This dish combines some of those excellent southern Italian flavours, the powerful herbiness of oregano matched with sweet honey and salty black olive combine to give an aromatic combination. The honey and oregano butter is happy on either meat or seafood as long as there’s the smoky element of having something chargrilled. A perfect dish for a summer barbecue.






Skill level

Average: 3.5 (7 votes)


  • 50 g pitted Kalamata olives, cut in half lengthways
  • 1 whole snapper (plate size), scaled and gutted, approximately 500 g
  • river salt and white pepper
  • a large handful of something green such as watercress or rocket

For the butter

  • 20 g unsalted butter
  • 3 large eschallots, thinly sliced
  • 5 medium cloves garlic, thinly sliced
  • 50 g honey
  • 2 tsp dried oregano
  • 200 g butter, diced and at room temperature
  • lemon juice
  • river salt and black pepper

Cook's notes

Oven temperatures are for conventional; if using fan-forced (convection), reduce the temperature by 20˚C. | We use Australian tablespoons and cups: 1 teaspoon equals 5 ml; 1 tablespoon equals 20 ml; 1 cup equals 250 ml. | All herbs are fresh (unless specified) and cups are lightly packed. | All vegetables are medium size and peeled, unless specified. | All eggs are 55-60 g, unless specified.


Drying time 2 hours

Cover a baking tray with baking paper, scatter the olives on it so they are nice and spread out, place in an oven at 100°C and allow them to dry out for about 2 hours. You want them to be a little crispy. Remove from the oven and allow to cool on the tray.

To make the butter place a medium saucepan over a low heat, add the first amount of butter, the eschallots, the garlic, a little seasoning and gently cook for about five minutes stirring occasionally. You want the mix to be softened and just starting to caramelise.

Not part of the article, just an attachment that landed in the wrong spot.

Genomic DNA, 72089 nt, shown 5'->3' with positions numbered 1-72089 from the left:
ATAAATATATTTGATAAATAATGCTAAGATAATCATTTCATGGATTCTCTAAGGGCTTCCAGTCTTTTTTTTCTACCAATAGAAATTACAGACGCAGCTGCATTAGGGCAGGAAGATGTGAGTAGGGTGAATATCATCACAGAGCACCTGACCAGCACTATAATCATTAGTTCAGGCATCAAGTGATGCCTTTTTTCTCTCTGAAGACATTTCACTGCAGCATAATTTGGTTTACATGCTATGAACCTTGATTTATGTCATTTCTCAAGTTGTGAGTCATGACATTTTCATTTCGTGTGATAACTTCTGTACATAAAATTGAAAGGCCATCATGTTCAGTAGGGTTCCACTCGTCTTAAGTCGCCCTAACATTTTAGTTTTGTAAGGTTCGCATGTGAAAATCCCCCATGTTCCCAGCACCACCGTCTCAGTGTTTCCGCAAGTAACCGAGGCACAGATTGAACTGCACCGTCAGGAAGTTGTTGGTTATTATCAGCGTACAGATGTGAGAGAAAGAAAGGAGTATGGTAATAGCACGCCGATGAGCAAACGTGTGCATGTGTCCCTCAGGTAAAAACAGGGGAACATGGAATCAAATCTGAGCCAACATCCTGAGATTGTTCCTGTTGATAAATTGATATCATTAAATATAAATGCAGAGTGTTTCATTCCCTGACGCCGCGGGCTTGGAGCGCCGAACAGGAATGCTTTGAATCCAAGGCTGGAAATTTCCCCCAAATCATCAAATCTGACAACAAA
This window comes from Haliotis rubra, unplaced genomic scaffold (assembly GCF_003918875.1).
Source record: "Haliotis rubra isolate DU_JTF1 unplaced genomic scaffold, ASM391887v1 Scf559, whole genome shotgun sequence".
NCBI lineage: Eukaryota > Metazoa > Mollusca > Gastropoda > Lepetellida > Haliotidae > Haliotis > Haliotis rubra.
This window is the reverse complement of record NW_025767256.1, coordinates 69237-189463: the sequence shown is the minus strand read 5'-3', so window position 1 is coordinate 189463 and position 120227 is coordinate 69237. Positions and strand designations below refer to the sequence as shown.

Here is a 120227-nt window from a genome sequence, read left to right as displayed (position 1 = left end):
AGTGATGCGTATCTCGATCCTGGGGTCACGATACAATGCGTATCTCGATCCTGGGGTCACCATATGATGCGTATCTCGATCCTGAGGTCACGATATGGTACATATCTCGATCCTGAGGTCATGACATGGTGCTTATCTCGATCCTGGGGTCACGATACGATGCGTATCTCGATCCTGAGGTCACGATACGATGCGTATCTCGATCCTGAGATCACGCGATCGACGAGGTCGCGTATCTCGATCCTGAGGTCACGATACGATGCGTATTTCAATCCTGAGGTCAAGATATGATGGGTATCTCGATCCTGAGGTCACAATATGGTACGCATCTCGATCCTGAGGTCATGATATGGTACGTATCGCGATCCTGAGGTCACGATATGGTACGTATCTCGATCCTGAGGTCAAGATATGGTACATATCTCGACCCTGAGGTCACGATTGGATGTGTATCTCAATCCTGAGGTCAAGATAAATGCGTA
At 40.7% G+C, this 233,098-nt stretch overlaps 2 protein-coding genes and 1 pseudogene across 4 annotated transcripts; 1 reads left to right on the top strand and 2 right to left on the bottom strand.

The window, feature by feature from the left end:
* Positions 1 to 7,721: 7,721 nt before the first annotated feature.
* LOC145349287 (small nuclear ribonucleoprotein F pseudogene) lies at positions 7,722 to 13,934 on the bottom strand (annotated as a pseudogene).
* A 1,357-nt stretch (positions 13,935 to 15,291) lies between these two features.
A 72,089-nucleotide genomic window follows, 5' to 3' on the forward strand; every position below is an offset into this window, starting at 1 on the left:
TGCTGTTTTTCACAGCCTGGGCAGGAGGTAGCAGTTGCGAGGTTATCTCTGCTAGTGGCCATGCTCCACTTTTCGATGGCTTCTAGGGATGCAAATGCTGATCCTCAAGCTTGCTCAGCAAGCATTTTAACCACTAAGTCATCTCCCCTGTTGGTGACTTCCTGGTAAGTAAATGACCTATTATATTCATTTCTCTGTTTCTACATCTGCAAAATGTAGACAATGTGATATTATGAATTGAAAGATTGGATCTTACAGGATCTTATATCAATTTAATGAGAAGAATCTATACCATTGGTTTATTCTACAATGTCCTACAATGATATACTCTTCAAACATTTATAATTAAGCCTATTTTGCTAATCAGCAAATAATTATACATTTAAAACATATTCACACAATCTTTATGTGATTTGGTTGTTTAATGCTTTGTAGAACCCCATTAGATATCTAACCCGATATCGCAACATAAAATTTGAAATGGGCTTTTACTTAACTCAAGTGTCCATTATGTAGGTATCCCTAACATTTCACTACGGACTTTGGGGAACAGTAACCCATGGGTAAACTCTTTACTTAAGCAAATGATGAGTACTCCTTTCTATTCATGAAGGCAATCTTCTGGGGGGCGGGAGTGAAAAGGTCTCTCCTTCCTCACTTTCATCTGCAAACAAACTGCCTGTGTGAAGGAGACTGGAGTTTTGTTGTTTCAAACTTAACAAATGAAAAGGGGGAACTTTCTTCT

At this stage, add the oregano, raise the heat, give it another little stir and then add the honey. Cook it for another brief moment until the honey starts to boil. Remove from the heat, turn your mixture out in a bowl and allow it to cool to room temperature. You can slip the mix into the fridge if you are in a hurry for it to cool faster.

Once it’s cool, place the honey mixture and butter together in a bowl and, using a rubber spatula, forcefully combine. You need the mix to not only combine but to also whip slightly and become fully amalgamated. When your arm needs a little rest, add the lemon juice and some seasoning before having another go. Butter is ready when it looks light and fluffy. Have a taste, you want a nice salty sweet balance and then set aside while you cook your fish. (This step can be made using KitchenAid with paddle attachment.)

Make sure your snapper is at room temperature, score both sides of the fish, rub with a little olive oil and season. Gently place on a hot chargrill pan or on a barbecue grill and leave to cook for about four to five minutes. Using a spatula and being very gentle, flip the fish and cook on the other side for about the same time. This is of course a guide only as I’m sure nowadays most people have firm ideas about how to cook a fish on a barbecue. Do what you think is best.

To serve, lay the fish down on a bed of your greens, scatter over the olives, balance the butter on top and give it a final drizzle of good olive oil.


• The olives can be made in advanced and kept for at least a week in an airtight container. The butter also can be made in advance and will keep for at least a week in the fridge and can also even be frozen and kept for up to three months.


Photographs by Benito Martin. Styling by Jerrie-Joy Redman-Lloyd. Plate by Joost from Koskela; crystals supplied by Collier’s Crystals Blackheath; tiles from Onsite Supply & Design.